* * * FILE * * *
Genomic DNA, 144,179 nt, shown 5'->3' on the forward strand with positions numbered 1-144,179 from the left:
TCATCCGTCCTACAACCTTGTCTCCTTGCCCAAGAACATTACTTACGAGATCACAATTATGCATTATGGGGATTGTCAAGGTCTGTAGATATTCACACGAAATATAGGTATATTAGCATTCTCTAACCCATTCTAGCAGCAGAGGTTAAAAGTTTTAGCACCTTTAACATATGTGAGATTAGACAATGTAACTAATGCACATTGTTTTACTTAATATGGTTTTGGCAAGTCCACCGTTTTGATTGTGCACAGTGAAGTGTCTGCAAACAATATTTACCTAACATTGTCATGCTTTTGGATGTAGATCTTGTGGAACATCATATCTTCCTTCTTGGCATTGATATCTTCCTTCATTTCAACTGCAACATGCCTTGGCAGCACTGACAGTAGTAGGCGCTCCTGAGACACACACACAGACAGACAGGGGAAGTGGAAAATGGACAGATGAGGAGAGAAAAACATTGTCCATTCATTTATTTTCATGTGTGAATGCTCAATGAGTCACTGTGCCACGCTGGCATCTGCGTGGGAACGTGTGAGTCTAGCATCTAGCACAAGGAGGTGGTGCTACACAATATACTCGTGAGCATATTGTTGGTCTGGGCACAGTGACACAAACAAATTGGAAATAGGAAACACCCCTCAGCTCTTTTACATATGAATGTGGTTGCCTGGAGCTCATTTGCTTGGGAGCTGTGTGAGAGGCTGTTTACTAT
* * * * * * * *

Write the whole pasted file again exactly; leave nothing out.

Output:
Genomic DNA, 144,179 nt, shown 5'->3' on the forward strand with positions numbered 1-144,179 from the left:
TCATCCGTCCTACAACCTTGTCTCCTTGCCCAAGAACATTACTTACGAGATCACAATTATGCATTATGGGGATTGTCAAGGTCTGTAGATATTCACACGAAATATAGGTATATTAGCATTCTCTAACCCATTCTAGCAGCAGAGGTTAAAAGTTTTAGCACCTTTAACATATGTGAGATTAGACAATGTAACTAATGCACATTGTTTTACTTAATATGGTTTTGGCAAGTCCACCGTTTTGATTGTGCACAGTGAAGTGTCTGCAAACAATATTTACCTAACATTGTCATGCTTTTGGATGTAGATCTTGTGGAACATCATATCTTCCTTCTTGGCATTGATATCTTCCTTCATTTCAACTGCAACATGCCTTGGCAGCACTGACAGTAGTAGGCGCTCCTGAGACACACACACAGACAGACAGGGGAAGTGGAAAATGGACAGATGAGGAGAGAAAAACATTGTCCATTCATTTATTTTCATGTGTGAATGCTCAATGAGTCACTGTGCCACGCTGGCATCTGCGTGGGAACGTGTGAGTCTAGCATCTAGCACAAGGAGGTGGTGCTACACAATATACTCGTGAGCATATTGTTGGTCTGGGCACAGTGACACAAACAAATTGGAAATAGGAAACACCCCTCAGCTCTTTTACATATGAATGTGGTTGCCTGGAGCTCATTTGCTTGGGAGCTGTGTGAGAGGCTGTTTACTAT